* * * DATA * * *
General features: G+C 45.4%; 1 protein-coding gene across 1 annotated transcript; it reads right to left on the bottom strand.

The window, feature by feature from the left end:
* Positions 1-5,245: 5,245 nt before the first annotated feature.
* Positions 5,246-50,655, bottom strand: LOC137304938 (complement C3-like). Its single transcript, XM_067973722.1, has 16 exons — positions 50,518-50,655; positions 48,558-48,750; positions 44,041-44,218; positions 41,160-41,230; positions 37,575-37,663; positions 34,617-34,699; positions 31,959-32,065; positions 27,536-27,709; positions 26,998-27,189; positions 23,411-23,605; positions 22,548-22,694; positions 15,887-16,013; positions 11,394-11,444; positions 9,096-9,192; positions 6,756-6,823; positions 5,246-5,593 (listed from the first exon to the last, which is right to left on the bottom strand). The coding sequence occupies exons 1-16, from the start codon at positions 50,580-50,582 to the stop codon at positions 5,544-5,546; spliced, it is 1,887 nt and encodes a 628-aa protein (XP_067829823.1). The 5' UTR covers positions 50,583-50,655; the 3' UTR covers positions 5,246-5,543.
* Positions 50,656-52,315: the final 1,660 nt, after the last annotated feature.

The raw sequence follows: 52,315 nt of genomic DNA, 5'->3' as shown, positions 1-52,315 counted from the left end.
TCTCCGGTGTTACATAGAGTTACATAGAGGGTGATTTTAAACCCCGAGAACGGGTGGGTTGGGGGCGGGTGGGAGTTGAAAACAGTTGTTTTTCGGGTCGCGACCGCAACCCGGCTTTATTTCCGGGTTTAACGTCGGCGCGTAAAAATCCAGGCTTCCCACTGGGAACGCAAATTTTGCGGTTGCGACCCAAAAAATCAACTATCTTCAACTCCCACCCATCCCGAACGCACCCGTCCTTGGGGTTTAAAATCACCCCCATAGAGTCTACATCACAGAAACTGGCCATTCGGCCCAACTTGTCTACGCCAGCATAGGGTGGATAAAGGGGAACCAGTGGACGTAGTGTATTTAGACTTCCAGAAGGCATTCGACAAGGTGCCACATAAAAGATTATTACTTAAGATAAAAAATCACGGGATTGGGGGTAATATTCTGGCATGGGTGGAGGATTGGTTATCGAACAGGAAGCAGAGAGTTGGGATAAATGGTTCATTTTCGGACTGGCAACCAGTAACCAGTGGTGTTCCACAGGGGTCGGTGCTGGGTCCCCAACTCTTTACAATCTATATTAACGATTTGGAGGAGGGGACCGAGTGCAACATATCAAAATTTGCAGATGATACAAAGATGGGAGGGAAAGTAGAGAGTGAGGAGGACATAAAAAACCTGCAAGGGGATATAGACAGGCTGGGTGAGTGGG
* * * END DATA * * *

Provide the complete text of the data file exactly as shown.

General features: G+C 45.4%; 1 protein-coding gene across 1 annotated transcript; it reads right to left on the bottom strand.

The window, feature by feature from the left end:
* Positions 1-5,245: 5,245 nt before the first annotated feature.
* Positions 5,246-50,655, bottom strand: LOC137304938 (complement C3-like). Its single transcript, XM_067973722.1, has 16 exons — positions 50,518-50,655; positions 48,558-48,750; positions 44,041-44,218; positions 41,160-41,230; positions 37,575-37,663; positions 34,617-34,699; positions 31,959-32,065; positions 27,536-27,709; positions 26,998-27,189; positions 23,411-23,605; positions 22,548-22,694; positions 15,887-16,013; positions 11,394-11,444; positions 9,096-9,192; positions 6,756-6,823; positions 5,246-5,593 (listed from the first exon to the last, which is right to left on the bottom strand). The coding sequence occupies exons 1-16, from the start codon at positions 50,580-50,582 to the stop codon at positions 5,544-5,546; spliced, it is 1,887 nt and encodes a 628-aa protein (XP_067829823.1). The 5' UTR covers positions 50,583-50,655; the 3' UTR covers positions 5,246-5,543.
* Positions 50,656-52,315: the final 1,660 nt, after the last annotated feature.

The raw sequence follows: 52,315 nt of genomic DNA, 5'->3' as shown, positions 1-52,315 counted from the left end.
TCTCCGGTGTTACATAGAGTTACATAGAGGGTGATTTTAAACCCCGAGAACGGGTGGGTTGGGGGCGGGTGGGAGTTGAAAACAGTTGTTTTTCGGGTCGCGACCGCAACCCGGCTTTATTTCCGGGTTTAACGTCGGCGCGTAAAAATCCAGGCTTCCCACTGGGAACGCAAATTTTGCGGTTGCGACCCAAAAAATCAACTATCTTCAACTCCCACCCATCCCGAACGCACCCGTCCTTGGGGTTTAAAATCACCCCCATAGAGTCTACATCACAGAAACTGGCCATTCGGCCCAACTTGTCTACGCCAGCATAGGGTGGATAAAGGGGAACCAGTGGACGTAGTGTATTTAGACTTCCAGAAGGCATTCGACAAGGTGCCACATAAAAGATTATTACTTAAGATAAAAAATCACGGGATTGGGGGTAATATTCTGGCATGGGTGGAGGATTGGTTATCGAACAGGAAGCAGAGAGTTGGGATAAATGGTTCATTTTCGGACTGGCAACCAGTAACCAGTGGTGTTCCACAGGGGTCGGTGCTGGGTCCCCAACTCTTTACAATCTATATTAACGATTTGGAGGAGGGGACCGAGTGCAACATATCAAAATTTGCAGATGATACAAAGATGGGAGGGAAAGTAGAGAGTGAGGAGGACATAAAAAACCTGCAAGGGGATATAGACAGGCTGGGTGAGTGGG